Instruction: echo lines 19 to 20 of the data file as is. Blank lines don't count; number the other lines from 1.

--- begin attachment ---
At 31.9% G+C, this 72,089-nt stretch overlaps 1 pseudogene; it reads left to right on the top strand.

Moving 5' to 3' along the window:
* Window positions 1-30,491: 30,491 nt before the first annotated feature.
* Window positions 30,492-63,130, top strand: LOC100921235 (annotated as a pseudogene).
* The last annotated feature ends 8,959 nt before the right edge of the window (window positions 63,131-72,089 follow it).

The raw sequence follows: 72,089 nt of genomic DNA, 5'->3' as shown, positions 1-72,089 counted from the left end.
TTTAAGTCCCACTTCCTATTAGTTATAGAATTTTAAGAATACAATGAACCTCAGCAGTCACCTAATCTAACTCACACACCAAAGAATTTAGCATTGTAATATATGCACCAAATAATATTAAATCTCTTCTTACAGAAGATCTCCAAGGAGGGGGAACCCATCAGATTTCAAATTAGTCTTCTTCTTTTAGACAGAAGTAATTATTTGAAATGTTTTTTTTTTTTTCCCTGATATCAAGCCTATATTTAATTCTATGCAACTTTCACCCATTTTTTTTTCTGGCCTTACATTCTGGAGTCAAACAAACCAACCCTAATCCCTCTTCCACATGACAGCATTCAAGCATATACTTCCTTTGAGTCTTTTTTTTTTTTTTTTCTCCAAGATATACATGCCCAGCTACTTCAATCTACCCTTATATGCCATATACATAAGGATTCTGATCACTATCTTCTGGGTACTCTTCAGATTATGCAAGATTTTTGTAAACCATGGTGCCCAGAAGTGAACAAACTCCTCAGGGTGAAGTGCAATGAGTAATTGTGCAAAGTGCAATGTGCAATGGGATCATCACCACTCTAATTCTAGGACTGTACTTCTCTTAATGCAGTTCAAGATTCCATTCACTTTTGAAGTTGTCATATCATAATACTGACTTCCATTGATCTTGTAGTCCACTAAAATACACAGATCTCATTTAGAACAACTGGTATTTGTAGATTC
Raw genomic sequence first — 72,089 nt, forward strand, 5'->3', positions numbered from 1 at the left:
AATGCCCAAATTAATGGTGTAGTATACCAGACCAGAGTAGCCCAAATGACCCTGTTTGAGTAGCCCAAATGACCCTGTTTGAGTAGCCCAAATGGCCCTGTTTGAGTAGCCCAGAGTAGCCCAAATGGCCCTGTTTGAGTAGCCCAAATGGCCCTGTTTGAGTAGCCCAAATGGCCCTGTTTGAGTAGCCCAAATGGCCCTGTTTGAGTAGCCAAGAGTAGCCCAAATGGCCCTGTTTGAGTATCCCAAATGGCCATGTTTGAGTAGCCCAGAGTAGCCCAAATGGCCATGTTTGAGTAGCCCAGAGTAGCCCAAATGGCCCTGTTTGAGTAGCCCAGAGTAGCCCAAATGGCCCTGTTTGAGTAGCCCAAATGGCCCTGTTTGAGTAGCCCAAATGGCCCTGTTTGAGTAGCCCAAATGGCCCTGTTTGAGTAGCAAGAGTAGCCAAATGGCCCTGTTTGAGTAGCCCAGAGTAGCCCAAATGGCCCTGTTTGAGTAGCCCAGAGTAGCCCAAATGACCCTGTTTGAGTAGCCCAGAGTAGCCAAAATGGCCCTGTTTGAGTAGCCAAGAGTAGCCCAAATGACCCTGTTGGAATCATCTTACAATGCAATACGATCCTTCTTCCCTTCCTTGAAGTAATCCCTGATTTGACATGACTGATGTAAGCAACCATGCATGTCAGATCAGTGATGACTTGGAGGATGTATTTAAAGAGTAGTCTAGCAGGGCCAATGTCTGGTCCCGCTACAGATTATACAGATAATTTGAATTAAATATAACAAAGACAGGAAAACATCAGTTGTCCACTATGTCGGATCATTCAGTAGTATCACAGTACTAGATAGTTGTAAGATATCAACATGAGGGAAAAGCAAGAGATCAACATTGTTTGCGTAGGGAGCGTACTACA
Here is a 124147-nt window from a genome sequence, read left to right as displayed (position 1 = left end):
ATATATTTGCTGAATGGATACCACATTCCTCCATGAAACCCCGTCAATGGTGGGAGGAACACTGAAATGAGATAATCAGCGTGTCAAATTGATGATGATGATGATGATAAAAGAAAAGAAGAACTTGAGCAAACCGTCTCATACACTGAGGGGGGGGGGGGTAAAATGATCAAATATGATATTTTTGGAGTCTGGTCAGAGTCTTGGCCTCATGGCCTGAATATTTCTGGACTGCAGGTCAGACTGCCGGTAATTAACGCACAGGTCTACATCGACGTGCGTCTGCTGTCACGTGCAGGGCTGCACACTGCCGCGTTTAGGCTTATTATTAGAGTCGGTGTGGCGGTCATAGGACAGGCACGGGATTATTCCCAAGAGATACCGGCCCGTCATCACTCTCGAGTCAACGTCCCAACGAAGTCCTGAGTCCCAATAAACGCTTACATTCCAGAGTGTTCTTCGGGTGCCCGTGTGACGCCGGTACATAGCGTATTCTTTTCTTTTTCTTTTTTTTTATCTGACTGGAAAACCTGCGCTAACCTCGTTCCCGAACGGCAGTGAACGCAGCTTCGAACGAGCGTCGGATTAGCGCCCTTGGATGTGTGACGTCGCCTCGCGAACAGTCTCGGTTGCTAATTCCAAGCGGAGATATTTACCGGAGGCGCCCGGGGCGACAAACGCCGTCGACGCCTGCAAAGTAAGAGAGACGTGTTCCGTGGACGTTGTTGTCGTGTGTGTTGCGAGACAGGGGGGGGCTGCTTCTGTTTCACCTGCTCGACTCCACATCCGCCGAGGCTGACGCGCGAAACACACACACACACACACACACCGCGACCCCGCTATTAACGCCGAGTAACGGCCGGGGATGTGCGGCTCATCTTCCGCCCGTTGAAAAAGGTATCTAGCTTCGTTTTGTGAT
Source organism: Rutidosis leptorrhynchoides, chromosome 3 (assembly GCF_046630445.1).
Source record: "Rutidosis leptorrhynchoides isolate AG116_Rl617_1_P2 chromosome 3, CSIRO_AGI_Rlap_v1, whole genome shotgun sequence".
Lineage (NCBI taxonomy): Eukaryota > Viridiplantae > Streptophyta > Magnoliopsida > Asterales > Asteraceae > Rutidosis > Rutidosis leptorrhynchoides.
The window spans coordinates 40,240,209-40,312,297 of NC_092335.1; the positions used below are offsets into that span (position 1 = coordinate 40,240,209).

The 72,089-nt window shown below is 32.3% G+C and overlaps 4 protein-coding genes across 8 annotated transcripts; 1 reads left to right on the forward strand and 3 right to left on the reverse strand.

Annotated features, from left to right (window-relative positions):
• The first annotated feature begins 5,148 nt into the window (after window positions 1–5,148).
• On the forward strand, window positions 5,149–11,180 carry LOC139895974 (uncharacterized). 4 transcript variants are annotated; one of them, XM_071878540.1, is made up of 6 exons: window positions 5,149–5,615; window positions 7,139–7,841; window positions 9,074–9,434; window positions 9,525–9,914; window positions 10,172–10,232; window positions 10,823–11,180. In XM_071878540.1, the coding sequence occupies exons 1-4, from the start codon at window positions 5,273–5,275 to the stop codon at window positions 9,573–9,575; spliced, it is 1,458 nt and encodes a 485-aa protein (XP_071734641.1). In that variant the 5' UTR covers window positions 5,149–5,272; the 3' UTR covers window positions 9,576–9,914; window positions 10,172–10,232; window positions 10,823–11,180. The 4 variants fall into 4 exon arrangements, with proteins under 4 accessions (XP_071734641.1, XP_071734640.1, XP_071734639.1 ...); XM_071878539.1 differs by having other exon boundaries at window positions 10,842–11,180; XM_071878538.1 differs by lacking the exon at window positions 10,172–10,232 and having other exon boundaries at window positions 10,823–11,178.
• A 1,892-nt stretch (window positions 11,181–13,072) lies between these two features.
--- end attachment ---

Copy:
• On the forward strand, window positions 5,149–11,180 carry LOC139895974 (uncharacterized). 4 transcript variants are annotated; one of them, XM_071878540.1, is made up of 6 exons: window positions 5,149–5,615; window positions 7,139–7,841; window positions 9,074–9,434; window positions 9,525–9,914; window positions 10,172–10,232; window positions 10,823–11,180. In XM_071878540.1, the coding sequence occupies exons 1-4, from the start codon at window positions 5,273–5,275 to the stop codon at window positions 9,573–9,575; spliced, it is 1,458 nt and encodes a 485-aa protein (XP_071734641.1). In that variant the 5' UTR covers window positions 5,149–5,272; the 3' UTR covers window positions 9,576–9,914; window positions 10,172–10,232; window positions 10,823–11,180. The 4 variants fall into 4 exon arrangements, with proteins under 4 accessions (XP_071734641.1, XP_071734640.1, XP_071734639.1 ...); XM_071878539.1 differs by having other exon boundaries at window positions 10,842–11,180; XM_071878538.1 differs by lacking the exon at window positions 10,172–10,232 and having other exon boundaries at window positions 10,823–11,178.
• A 1,892-nt stretch (window positions 11,181–13,072) lies between these two features.